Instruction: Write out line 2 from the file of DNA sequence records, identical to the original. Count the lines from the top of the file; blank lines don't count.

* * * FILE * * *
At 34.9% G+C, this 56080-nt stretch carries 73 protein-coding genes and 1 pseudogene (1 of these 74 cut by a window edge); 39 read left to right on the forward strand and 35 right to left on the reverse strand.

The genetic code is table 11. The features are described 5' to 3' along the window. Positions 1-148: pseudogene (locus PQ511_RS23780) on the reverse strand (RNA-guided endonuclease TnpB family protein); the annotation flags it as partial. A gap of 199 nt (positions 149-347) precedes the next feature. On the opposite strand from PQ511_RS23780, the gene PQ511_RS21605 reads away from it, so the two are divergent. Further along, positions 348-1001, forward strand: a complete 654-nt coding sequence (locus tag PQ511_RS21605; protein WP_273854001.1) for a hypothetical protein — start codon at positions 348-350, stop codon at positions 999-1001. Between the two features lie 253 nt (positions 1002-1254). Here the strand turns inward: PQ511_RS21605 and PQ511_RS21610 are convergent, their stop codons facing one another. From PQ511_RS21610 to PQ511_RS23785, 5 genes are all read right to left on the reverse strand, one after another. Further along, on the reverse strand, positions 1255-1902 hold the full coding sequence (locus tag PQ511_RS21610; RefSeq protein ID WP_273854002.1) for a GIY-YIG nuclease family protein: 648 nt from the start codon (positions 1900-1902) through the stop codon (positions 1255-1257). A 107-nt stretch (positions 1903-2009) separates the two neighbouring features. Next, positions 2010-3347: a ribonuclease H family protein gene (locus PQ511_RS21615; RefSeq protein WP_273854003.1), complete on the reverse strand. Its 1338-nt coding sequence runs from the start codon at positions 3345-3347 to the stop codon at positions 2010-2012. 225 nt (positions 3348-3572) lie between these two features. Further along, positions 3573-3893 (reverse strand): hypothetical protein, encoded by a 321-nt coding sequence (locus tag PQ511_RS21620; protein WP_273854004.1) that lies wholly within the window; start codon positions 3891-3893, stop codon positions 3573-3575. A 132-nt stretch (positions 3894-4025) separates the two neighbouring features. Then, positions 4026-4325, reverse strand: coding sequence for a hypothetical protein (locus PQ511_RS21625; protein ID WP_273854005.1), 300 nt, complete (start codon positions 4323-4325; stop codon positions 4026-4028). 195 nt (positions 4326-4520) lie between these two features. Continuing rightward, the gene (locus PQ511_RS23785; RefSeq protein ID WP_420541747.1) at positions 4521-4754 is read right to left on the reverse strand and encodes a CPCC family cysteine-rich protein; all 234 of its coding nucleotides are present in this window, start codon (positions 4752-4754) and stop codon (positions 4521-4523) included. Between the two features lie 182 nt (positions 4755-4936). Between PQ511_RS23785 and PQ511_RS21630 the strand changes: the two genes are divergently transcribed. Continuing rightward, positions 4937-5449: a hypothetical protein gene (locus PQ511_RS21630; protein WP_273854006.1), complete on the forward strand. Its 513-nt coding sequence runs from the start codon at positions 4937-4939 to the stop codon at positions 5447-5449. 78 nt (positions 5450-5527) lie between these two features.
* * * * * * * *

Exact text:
The genetic code is table 11. The features are described 5' to 3' along the window. Positions 1-148: pseudogene (locus PQ511_RS23780) on the reverse strand (RNA-guided endonuclease TnpB family protein); the annotation flags it as partial. A gap of 199 nt (positions 149-347) precedes the next feature. On the opposite strand from PQ511_RS23780, the gene PQ511_RS21605 reads away from it, so the two are divergent. Further along, positions 348-1001, forward strand: a complete 654-nt coding sequence (locus tag PQ511_RS21605; protein WP_273854001.1) for a hypothetical protein — start codon at positions 348-350, stop codon at positions 999-1001. Between the two features lie 253 nt (positions 1002-1254). Here the strand turns inward: PQ511_RS21605 and PQ511_RS21610 are convergent, their stop codons facing one another. From PQ511_RS21610 to PQ511_RS23785, 5 genes are all read right to left on the reverse strand, one after another. Further along, on the reverse strand, positions 1255-1902 hold the full coding sequence (locus tag PQ511_RS21610; RefSeq protein ID WP_273854002.1) for a GIY-YIG nuclease family protein: 648 nt from the start codon (positions 1900-1902) through the stop codon (positions 1255-1257). A 107-nt stretch (positions 1903-2009) separates the two neighbouring features. Next, positions 2010-3347: a ribonuclease H family protein gene (locus PQ511_RS21615; RefSeq protein WP_273854003.1), complete on the reverse strand. Its 1338-nt coding sequence runs from the start codon at positions 3345-3347 to the stop codon at positions 2010-2012. 225 nt (positions 3348-3572) lie between these two features. Further along, positions 3573-3893 (reverse strand): hypothetical protein, encoded by a 321-nt coding sequence (locus tag PQ511_RS21620; protein WP_273854004.1) that lies wholly within the window; start codon positions 3891-3893, stop codon positions 3573-3575. A 132-nt stretch (positions 3894-4025) separates the two neighbouring features. Then, positions 4026-4325, reverse strand: coding sequence for a hypothetical protein (locus PQ511_RS21625; protein ID WP_273854005.1), 300 nt, complete (start codon positions 4323-4325; stop codon positions 4026-4028). 195 nt (positions 4326-4520) lie between these two features. Continuing rightward, the gene (locus PQ511_RS23785; RefSeq protein ID WP_420541747.1) at positions 4521-4754 is read right to left on the reverse strand and encodes a CPCC family cysteine-rich protein; all 234 of its coding nucleotides are present in this window, start codon (positions 4752-4754) and stop codon (positions 4521-4523) included. Between the two features lie 182 nt (positions 4755-4936). Between PQ511_RS23785 and PQ511_RS21630 the strand changes: the two genes are divergently transcribed. Continuing rightward, positions 4937-5449: a hypothetical protein gene (locus PQ511_RS21630; protein WP_273854006.1), complete on the forward strand. Its 513-nt coding sequence runs from the start codon at positions 4937-4939 to the stop codon at positions 5447-5449. 78 nt (positions 5450-5527) lie between these two features.